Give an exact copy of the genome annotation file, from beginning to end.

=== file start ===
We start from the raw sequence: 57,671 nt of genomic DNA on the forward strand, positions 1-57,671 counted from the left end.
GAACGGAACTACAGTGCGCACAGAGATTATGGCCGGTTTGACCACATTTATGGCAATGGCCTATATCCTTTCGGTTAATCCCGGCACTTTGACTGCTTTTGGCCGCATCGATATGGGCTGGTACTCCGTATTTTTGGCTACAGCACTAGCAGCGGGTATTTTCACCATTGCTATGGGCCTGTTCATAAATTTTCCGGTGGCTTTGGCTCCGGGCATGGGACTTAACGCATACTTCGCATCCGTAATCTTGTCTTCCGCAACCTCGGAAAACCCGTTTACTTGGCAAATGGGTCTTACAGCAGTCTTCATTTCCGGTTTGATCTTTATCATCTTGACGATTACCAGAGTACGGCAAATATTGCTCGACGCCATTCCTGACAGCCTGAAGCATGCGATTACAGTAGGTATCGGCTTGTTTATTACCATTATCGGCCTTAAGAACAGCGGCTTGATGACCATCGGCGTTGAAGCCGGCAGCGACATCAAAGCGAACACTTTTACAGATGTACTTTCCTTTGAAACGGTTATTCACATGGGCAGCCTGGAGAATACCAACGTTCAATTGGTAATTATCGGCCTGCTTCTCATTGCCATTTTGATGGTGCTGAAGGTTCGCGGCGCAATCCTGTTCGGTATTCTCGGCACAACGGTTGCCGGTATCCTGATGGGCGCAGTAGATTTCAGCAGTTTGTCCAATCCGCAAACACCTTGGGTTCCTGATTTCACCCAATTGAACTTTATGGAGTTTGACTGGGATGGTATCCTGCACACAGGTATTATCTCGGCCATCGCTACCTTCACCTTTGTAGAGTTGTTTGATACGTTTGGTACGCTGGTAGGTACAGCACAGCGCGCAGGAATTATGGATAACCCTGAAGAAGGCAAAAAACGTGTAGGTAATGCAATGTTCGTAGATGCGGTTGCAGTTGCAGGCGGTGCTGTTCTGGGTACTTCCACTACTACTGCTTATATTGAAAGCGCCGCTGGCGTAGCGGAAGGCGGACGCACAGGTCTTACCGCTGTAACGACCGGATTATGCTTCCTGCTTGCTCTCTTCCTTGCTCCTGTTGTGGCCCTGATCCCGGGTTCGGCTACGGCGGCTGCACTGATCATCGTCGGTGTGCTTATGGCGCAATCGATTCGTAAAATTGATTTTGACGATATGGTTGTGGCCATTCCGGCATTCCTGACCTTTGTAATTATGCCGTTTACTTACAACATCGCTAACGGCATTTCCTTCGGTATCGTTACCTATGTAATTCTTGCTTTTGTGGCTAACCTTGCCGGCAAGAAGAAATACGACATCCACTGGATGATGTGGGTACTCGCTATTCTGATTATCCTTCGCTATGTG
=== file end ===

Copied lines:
We start from the raw sequence: 57,671 nt of genomic DNA on the forward strand, positions 1-57,671 counted from the left end.
GAACGGAACTACAGTGCGCACAGAGATTATGGCCGGTTTGACCACATTTATGGCAATGGCCTATATCCTTTCGGTTAATCCCGGCACTTTGACTGCTTTTGGCCGCATCGATATGGGCTGGTACTCCGTATTTTTGGCTACAGCACTAGCAGCGGGTATTTTCACCATTGCTATGGGCCTGTTCATAAATTTTCCGGTGGCTTTGGCTCCGGGCATGGGACTTAACGCATACTTCGCATCCGTAATCTTGTCTTCCGCAACCTCGGAAAACCCGTTTACTTGGCAAATGGGTCTTACAGCAGTCTTCATTTCCGGTTTGATCTTTATCATCTTGACGATTACCAGAGTACGGCAAATATTGCTCGACGCCATTCCTGACAGCCTGAAGCATGCGATTACAGTAGGTATCGGCTTGTTTATTACCATTATCGGCCTTAAGAACAGCGGCTTGATGACCATCGGCGTTGAAGCCGGCAGCGACATCAAAGCGAACACTTTTACAGATGTACTTTCCTTTGAAACGGTTATTCACATGGGCAGCCTGGAGAATACCAACGTTCAATTGGTAATTATCGGCCTGCTTCTCATTGCCATTTTGATGGTGCTGAAGGTTCGCGGCGCAATCCTGTTCGGTATTCTCGGCACAACGGTTGCCGGTATCCTGATGGGCGCAGTAGATTTCAGCAGTTTGTCCAATCCGCAAACACCTTGGGTTCCTGATTTCACCCAATTGAACTTTATGGAGTTTGACTGGGATGGTATCCTGCACACAGGTATTATCTCGGCCATCGCTACCTTCACCTTTGTAGAGTTGTTTGATACGTTTGGTACGCTGGTAGGTACAGCACAGCGCGCAGGAATTATGGATAACCCTGAAGAAGGCAAAAAACGTGTAGGTAATGCAATGTTCGTAGATGCGGTTGCAGTTGCAGGCGGTGCTGTTCTGGGTACTTCCACTACTACTGCTTATATTGAAAGCGCCGCTGGCGTAGCGGAAGGCGGACGCACAGGTCTTACCGCTGTAACGACCGGATTATGCTTCCTGCTTGCTCTCTTCCTTGCTCCTGTTGTGGCCCTGATCCCGGGTTCGGCTACGGCGGCTGCACTGATCATCGTCGGTGTGCTTATGGCGCAATCGATTCGTAAAATTGATTTTGACGATATGGTTGTGGCCATTCCGGCATTCCTGACCTTTGTAATTATGCCGTTTACTTACAACATCGCTAACGGCATTTCCTTCGGTATCGTTACCTATGTAATTCTTGCTTTTGTGGCTAACCTTGCCGGCAAGAAGAAATACGACATCCACTGGATGATGTGGGTACTCGCTATTCTGATTATCCTTCGCTATGTG